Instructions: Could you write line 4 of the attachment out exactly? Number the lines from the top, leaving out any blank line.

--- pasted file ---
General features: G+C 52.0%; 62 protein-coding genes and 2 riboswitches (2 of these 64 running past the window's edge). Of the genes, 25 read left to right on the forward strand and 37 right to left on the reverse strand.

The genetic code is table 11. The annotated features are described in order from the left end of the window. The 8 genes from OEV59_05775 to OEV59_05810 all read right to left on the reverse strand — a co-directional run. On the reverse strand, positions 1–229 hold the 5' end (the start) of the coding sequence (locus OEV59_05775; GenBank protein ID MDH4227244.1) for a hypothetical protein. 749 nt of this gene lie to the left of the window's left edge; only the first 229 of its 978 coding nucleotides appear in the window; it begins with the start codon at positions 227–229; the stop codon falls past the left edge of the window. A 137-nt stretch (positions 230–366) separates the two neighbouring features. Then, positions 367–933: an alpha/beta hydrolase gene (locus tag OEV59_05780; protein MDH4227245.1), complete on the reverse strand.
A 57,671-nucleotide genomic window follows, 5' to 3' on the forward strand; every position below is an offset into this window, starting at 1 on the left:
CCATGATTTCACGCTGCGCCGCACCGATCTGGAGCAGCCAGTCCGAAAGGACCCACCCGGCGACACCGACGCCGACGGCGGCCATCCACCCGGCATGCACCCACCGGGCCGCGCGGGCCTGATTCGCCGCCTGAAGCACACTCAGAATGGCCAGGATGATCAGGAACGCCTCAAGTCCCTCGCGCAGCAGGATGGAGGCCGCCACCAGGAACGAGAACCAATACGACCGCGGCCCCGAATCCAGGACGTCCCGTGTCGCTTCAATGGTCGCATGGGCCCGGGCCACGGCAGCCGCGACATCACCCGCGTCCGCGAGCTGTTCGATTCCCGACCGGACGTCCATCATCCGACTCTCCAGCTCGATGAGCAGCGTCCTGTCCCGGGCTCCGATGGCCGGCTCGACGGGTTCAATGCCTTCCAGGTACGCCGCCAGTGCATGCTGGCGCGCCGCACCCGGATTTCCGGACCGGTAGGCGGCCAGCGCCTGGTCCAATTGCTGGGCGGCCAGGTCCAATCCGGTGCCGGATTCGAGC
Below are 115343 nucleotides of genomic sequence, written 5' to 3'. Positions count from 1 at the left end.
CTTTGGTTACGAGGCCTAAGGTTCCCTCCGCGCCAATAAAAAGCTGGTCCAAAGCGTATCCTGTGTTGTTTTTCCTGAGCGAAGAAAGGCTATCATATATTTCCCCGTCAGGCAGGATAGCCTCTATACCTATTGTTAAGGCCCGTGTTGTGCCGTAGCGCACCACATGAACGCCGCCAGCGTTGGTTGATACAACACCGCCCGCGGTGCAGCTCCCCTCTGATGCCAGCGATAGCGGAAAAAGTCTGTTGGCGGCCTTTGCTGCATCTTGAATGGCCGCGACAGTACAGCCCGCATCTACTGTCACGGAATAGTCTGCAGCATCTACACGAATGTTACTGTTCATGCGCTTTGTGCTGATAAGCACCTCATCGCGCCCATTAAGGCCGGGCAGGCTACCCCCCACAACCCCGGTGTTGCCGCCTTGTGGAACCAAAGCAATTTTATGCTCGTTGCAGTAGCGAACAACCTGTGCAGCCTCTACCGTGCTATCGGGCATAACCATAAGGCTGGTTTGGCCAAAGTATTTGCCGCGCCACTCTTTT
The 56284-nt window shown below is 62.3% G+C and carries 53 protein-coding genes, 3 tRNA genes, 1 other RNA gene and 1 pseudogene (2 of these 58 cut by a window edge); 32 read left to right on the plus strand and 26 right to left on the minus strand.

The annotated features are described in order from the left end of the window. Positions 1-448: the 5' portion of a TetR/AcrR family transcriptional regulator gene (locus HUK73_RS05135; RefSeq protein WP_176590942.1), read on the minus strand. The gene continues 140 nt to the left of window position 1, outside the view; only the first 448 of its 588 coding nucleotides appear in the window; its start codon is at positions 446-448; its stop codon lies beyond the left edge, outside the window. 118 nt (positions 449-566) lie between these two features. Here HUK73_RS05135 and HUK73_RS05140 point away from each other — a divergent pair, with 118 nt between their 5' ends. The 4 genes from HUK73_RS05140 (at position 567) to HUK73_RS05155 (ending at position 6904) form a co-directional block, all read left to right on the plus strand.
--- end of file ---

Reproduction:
CCATGATTTCACGCTGCGCCGCACCGATCTGGAGCAGCCAGTCCGAAAGGACCCACCCGGCGACACCGACGCCGACGGCGGCCATCCACCCGGCATGCACCCACCGGGCCGCGCGGGCCTGATTCGCCGCCTGAAGCACACTCAGAATGGCCAGGATGATCAGGAACGCCTCAAGTCCCTCGCGCAGCAGGATGGAGGCCGCCACCAGGAACGAGAACCAATACGACCGCGGCCCCGAATCCAGGACGTCCCGTGTCGCTTCAATGGTCGCATGGGCCCGGGCCACGGCAGCCGCGACATCACCCGCGTCCGCGAGCTGTTCGATTCCCGACCGGACGTCCATCATCCGACTCTCCAGCTCGATGAGCAGCGTCCTGTCCCGGGCTCCGATGGCCGGCTCGACGGGTTCAATGCCTTCCAGGTACGCCGCCAGTGCATGCTGGCGCGCCGCACCCGGATTTCCGGACCGGTAGGCGGCCAGCGCCTGGTCCAATTGCTGGGCGGCCAGGTCCAATCCGGTGCCGGATTCGAGC